In 2006, Kool & The Gang’s “Summer Madness” appeared on a LeBron James/Nike commercial, one of the greatest music supervision decisions of all time. “Summer Madness” is about as good as a song can be, four minutes of Kool & The Gang reinventing the word “smooth” and exploring the new possibilities of ’70s synthesizers; the rising tones that comprise the track’s hook escalate like a skilled masseuse heading toward a happy ending. It’s the sexiest moment on the group’s Light of Worlds, their seventh studio album, though not the hottest: that honor goes to the unstoppably funky “Street Corner Symphony,” whose disco breaks and jabbing horn blasts only slow down to high-five Stevie Wonder.
The group is at its best when it’s instrumental; the effortless opening minutes of “You Don’t Have to Change,” the kind of track that has to soundtrack Aziz Ansari lovemaking fantasies, turn rough when a wobbly vocalist utters, “I walked / like a zombie in the night.” “Fruitman,” a proto-healthy eating anthem, sounds more Sesame Street than serious in the wake of the vegan and raw food movements. But though the Gang’s message may be a bit dated (and their singers less charismatic than Wonder or, say, What’s Going On-era Marvin Gaye), the musicianship remains revelatory. The synths get another turn in the future-soul spotlight on the upbeat “Whiting H. & G,” and the washed-out reverbs of “Here After,” meant to evoke heaven, echo all the way to, well, Washed Out. At a trim 36 minutes, the set’s as tight as the band’s rhythm section, though I’ll offer one improvement to the tracklist: “Summer Madness” sounds even better on loop.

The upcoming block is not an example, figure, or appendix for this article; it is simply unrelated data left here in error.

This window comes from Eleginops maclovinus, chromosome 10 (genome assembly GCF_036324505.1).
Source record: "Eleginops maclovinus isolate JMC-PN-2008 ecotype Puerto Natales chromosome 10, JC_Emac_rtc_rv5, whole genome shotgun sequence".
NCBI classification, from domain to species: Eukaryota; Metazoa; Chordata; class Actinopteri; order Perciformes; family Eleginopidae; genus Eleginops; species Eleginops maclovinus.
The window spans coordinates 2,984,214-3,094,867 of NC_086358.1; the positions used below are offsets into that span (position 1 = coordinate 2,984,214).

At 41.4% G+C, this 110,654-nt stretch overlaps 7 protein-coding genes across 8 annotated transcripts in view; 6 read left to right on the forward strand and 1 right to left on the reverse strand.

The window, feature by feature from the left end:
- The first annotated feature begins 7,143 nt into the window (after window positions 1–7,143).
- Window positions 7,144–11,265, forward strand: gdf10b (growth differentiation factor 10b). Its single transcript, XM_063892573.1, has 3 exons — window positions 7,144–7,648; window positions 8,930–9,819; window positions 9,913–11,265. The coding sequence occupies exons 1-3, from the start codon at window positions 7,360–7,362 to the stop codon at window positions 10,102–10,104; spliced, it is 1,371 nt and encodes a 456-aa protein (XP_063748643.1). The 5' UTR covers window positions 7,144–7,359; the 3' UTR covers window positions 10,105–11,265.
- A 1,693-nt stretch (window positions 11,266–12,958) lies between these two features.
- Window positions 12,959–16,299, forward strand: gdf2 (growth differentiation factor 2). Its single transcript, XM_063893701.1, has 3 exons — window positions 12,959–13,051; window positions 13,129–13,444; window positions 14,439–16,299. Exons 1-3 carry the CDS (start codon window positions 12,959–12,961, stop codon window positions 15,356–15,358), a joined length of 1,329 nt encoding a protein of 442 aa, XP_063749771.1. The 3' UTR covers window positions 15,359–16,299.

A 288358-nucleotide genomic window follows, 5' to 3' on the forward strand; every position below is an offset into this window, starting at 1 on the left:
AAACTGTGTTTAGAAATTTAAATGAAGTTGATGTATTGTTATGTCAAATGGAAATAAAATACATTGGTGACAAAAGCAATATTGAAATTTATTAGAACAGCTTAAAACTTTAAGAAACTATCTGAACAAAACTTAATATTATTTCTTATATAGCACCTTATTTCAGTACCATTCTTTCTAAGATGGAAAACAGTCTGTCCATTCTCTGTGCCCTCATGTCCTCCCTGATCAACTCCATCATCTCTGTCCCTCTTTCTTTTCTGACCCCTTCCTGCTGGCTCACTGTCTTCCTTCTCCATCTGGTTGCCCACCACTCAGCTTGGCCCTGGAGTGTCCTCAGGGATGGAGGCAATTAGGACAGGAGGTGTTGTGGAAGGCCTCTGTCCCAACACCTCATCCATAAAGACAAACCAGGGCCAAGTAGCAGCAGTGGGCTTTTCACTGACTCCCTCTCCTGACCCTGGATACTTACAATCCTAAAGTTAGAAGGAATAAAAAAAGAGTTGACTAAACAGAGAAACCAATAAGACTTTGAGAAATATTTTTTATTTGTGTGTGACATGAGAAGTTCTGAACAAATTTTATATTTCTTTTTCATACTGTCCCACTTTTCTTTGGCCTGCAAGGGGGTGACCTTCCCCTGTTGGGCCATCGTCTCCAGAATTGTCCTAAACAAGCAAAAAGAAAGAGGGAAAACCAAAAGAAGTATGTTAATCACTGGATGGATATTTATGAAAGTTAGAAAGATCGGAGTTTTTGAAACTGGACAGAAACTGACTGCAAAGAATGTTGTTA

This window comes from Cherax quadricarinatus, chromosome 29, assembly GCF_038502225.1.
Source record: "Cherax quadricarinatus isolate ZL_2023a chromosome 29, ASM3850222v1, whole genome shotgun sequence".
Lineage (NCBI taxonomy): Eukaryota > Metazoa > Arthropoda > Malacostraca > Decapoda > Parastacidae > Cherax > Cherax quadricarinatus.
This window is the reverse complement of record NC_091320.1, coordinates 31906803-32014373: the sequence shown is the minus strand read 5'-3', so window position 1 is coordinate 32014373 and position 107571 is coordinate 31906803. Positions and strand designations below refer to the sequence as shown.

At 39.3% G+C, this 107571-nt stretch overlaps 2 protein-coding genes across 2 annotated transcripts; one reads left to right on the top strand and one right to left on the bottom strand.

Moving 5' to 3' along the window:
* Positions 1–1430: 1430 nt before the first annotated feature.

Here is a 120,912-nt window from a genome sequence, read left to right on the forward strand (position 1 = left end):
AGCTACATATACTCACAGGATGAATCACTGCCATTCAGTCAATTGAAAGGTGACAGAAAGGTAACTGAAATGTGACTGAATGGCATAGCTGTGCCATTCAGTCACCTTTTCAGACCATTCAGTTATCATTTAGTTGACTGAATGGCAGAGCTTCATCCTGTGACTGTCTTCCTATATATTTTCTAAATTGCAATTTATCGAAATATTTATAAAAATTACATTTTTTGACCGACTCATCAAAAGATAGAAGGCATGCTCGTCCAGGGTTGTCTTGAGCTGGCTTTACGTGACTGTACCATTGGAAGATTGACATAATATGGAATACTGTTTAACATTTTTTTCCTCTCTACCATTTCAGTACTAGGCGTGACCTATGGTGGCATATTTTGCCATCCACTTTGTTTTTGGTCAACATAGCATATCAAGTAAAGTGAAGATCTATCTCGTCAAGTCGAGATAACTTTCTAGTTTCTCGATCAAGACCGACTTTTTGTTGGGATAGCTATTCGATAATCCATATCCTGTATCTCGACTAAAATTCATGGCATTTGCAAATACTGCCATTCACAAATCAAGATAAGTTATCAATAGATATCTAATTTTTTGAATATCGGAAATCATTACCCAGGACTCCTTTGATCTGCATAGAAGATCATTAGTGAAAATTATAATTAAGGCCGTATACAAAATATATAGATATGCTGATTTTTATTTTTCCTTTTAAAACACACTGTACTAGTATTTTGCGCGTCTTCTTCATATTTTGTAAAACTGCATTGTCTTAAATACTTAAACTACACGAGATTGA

Kool & The Gang – “Summer Madness”: mp3
(Light Of Worlds is out now)